PBR: Darling may set umbrella expenses
Alistair Darling was last night tipped to define an 'umbrella company' in Monday's Pre-Budget Report to help close a tax loophole they use to deprive the Exchequer of £300million.
For a company that meets new criteria, any expense it seeks to recoup for its staff, who are typically temporary IT workers, will be disallowed unless they qualify within the engagement.
The prediction, from an ex-tax official, echoes advisers' warnings that the PBR is the likeliest place for the state to continue its clampdown on umbrellas' use of overarching contracts.
Voicing its disapproval, the Treasury says such contracts allow "some temporary workers to gain tax relief for travel expenses not available to others working in similar circumstances."
Used mainly by umbrella companies, these agreements short-change the taxman by £300m and are open to "widespread abuse" that "needs to be addressed", officials said in July.
Ex-Revenue inspector Bob said a heavy reaction would dictate travel and subsistence expenses are claimable only if the worker operates through their own company.
More likely to emerge is "a definition of an umbrella [company] and anything falling within that definition will fail the tests for allowable travel expenses unless they qualify within the engagement."
Although HMRC has told CUK it is "yet to reach a view" on industry ideas to tackle tax avoidance by umbrella workers, the state agency must be keen to replenish the Treasury's depleted coffers.
That's because income tax receipts emerged yesterday as being £1bn below a year earlier, corporation tax revenues were flat and National Insurance contributions dropped by £300million.
The annual figures, from the ONS, also show that, despite October normally being a good month for tax receipts, net borrowing was recorded in the month for the first time since 1994.
Supporting the evidence that the economic slowdown is eroding tax revenues, the National Audit Office has reported the number of unpaid tax bills has shot up by more than 20 per cent.
The collective result is a tax shortfall, which leaves the Chancellor little room for financial manoeuvre, despite numerous calls he must unveil up to £30bn in tax cuts if he is to stimulate the economy.
Moreover, this tax shortfall makes it more likely Mr Darling will look at legislative ways to balance the books, such as proposing anti-avoidance laws for umbrella companies.
However, ministers have said they will partly fund the anticipated tax cuts by a new round of efficiency savings, including curbing Whitehall's spending on IT and IT consultants.
But such savings will yield only £5bn by the most generous estimate, fuelling fears that the government will, in some form, continue its squeeze on one-person businesses to bridge the funding gap.
"If both Prime Minister and Chancellor believe that now is not the time for tax rises, then they must surely scrap the [corporation tax] increase already announced for small businesses," said Patrick King, tax principal at MacIntyre Hudson.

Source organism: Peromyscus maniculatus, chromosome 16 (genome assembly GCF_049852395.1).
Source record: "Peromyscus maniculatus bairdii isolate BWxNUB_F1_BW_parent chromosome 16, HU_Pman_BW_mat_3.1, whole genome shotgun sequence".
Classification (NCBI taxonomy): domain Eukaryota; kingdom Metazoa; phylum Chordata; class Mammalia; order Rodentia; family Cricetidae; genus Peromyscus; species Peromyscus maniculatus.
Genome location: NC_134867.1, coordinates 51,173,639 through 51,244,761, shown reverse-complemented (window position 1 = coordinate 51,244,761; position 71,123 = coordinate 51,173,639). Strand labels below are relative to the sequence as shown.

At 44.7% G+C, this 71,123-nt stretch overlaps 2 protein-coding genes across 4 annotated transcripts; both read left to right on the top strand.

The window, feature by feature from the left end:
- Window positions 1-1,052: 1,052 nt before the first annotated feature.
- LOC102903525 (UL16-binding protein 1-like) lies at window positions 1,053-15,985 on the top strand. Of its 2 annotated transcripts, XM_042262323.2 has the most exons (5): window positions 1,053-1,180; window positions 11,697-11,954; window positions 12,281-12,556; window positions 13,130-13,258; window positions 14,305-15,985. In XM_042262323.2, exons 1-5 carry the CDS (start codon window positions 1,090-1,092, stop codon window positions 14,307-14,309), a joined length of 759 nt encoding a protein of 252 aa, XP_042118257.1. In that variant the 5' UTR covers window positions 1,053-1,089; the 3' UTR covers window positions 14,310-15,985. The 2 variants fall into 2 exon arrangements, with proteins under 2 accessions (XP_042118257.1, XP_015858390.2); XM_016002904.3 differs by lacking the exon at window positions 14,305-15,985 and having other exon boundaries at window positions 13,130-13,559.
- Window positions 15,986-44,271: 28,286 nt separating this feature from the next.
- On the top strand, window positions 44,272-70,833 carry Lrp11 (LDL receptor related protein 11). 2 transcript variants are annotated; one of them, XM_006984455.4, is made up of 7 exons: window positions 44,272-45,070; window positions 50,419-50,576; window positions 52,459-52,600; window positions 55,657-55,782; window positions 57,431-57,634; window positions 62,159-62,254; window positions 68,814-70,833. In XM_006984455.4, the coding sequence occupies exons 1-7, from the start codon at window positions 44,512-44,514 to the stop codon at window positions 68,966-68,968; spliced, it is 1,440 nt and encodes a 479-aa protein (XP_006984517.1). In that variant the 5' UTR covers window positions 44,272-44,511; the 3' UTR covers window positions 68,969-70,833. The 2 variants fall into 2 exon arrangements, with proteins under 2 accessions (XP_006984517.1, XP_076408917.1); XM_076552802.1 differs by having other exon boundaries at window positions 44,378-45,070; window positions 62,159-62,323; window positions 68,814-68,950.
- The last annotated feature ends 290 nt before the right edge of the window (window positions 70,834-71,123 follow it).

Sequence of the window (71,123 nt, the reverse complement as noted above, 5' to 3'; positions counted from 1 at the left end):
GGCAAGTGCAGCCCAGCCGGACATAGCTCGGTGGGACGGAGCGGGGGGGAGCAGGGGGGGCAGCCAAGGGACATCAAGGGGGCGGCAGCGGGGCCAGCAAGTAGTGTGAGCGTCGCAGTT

King was responding to the planned increase in the small companies' tax rate from the current 21 per cent, up 2 per cent from last year, rising to 22 per cent from April 2009.
Small business group the FSB urged Mr Darling to go even further, by reversing the tax rate to the level it was before it was increased by Gordon Brown in his outgoing Budget as Chancellor.
Yet the first item on the group's PBR wish-list is the abolition of IR35 - legislation that continues to cause "problems for professional contractors" who "operate through limited companies."
Not only is the law a burden for HMRC to enforce, the FSB added, but it also serves to suppress "an important route from employment and unemployment into entrepreneurship," at a time of mass job cuts.
In line with advisors at the Chartered Institute of Taxation, the lobbyist also said it was opposed to proposals to outlaw what the government calls 'income-shifting' by introducing a Family Business Tax.
Peter Fanning, CIOT's chief executive, said: "Given that the original income-shifting proposals were aimed at only...a tiny percentage of owner-manager businesses but would impact on a large proportion of them, the administrative burden would far outweigh the limited tax take."
The Federation said the tax would increase the administrative burden on the smallest businesses, adding: "As with IR35, this would be exceptionally difficult to administer with minimal return in revenue."
As in previous Pre-Budget Reports, the devil for small businesses will be in the detail and not in the chancellor's statement, which will trumpet a rescue package for the sector.
The package, hinted at by the PM and ministers in recent days, will be a mixture of initiatives on bank lending and insurance, to compensate for the recent dearth of finance.
Measures including widening access to the Small Firms' Loan guarantee scheme and pushing the already announced loan package from the European Investment Bank are on the table.
But tax giveaways have eluded small businesses in the past few PBRs and 2008 may prove no exception, particularly if anti-avoidance laws on 'entrepreneurs' relief' from CGT are introduced.
Despite the Revenue's claim it will trust entrepreneurs to deduct the right amount of tax, business advisor PKF said a mechanism to stop abuse is possibly in the PBR, now the structure of the rules have become clear.
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